Business Associates of Covered Entities (anyone handling protected health information on behalf of a Covered Entity) are required to notify the covered entity for which they are providing services of any breach discovered by the Business Associate.  Again, this notice must be given without unreasonable delay and in no case more than 60 days after the discovery of the breach.  Rules similar to those imposed on covered entities for the determination of when a breach is “discovered” also apply to Business Associates.    

Only those covered entities or business associates dealing in “unsecured” protected health information are subject to the Breach Notification requirements.  To avoid being deemed to be operating “unsecured”, the Covered Entity or Business Associate may conform to the guidance for technologies and methodologies issued by HHS on April 27 in order to qualify for a safe harbor from the definition of using “unsecured” protected health information.  To the extent feasible, Covered Entities and Business Associates should comply with this guidance to avoid being subject to the embarrassing requirements of the Breach Notification rule.

Expansion of HIPAA Coverage

In addition to the Breach Notification rule, HITECH imposes both the HIPAA Security Rule and the HIPAA Privacy Rule directly on Business Associates of Covered Entities.  Prior to this change, Business Associates were not directly subject to the security and privacy requirements of HIPAA.  Instead, Covered Entities were required to obtain “satisfactory assurance” that their Business Associates would safeguard protected health information.  These assurances are typically exchanged through a written Business Associate Agreement.  Only Covered Entities were subject to the civil and criminal penalties of HIPAA should there be a violation of the security or privacy rules, even if such breach was committed by the Business Associate.  The Covered Entity’s recourse against the Business Associate was limited to initiating a lawsuit based on a breach of the Business Associate Agreement.  HITECH changes all this.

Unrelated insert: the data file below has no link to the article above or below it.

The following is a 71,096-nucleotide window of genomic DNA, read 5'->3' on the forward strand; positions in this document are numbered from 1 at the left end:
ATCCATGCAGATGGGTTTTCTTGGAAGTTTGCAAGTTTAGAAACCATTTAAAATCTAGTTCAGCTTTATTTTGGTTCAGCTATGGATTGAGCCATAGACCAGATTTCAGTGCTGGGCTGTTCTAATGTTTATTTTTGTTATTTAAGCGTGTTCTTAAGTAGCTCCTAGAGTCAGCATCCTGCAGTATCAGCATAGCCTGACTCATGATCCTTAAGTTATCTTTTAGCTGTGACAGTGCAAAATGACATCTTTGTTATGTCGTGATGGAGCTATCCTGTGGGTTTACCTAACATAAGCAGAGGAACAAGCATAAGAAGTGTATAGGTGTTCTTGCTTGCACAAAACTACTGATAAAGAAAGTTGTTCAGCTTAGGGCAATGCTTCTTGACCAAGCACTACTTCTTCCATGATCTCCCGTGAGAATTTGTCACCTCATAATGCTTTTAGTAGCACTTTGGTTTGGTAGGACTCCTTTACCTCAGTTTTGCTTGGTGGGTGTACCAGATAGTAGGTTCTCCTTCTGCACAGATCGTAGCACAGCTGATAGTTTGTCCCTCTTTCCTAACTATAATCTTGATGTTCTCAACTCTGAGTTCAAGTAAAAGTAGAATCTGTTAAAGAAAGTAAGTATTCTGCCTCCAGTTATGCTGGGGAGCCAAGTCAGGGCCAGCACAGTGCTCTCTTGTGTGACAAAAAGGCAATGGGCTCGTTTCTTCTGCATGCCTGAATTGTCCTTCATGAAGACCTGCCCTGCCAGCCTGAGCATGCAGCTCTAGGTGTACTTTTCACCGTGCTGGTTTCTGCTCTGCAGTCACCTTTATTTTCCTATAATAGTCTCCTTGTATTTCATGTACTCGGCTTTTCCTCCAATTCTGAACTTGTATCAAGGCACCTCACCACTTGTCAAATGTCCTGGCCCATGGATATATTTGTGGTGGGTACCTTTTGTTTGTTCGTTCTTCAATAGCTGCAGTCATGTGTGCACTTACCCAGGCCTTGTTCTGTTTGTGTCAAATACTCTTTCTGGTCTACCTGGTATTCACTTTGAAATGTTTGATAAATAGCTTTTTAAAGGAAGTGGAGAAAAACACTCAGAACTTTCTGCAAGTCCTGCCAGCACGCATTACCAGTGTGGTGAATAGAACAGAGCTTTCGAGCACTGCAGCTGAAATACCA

Under HITECH, the security and privacy rules of HIPAA are made directly applicable to Business Associates effective February 17, 2010.  Business Associates will thereafter be subject to direct HIPAA enforcement, including the imposition of civil and criminal penalties, for a breach of either rule.  HITECH still contemplates the use of Business Associate Agreements and requires that they be updated to reflect the Breach Notification rule outlined above.

Summary

Several significant changes to HIPAA and its implementing regulations were made by the Bailout Bill.  Health care providers which are Covered Entities under HIPAA and their Business Associates should be prepared to meet the new legal and administrative requirements of such changes.  If you would like to discuss the matters discussed in this article, or any other matter regarding your health care practice, feel free to contact Parsonage Vandenack Williams LLC at your convenience.

© 2009 Parsonage Vandenack Williams LLC

  For more information, contact info@pvwlaw.com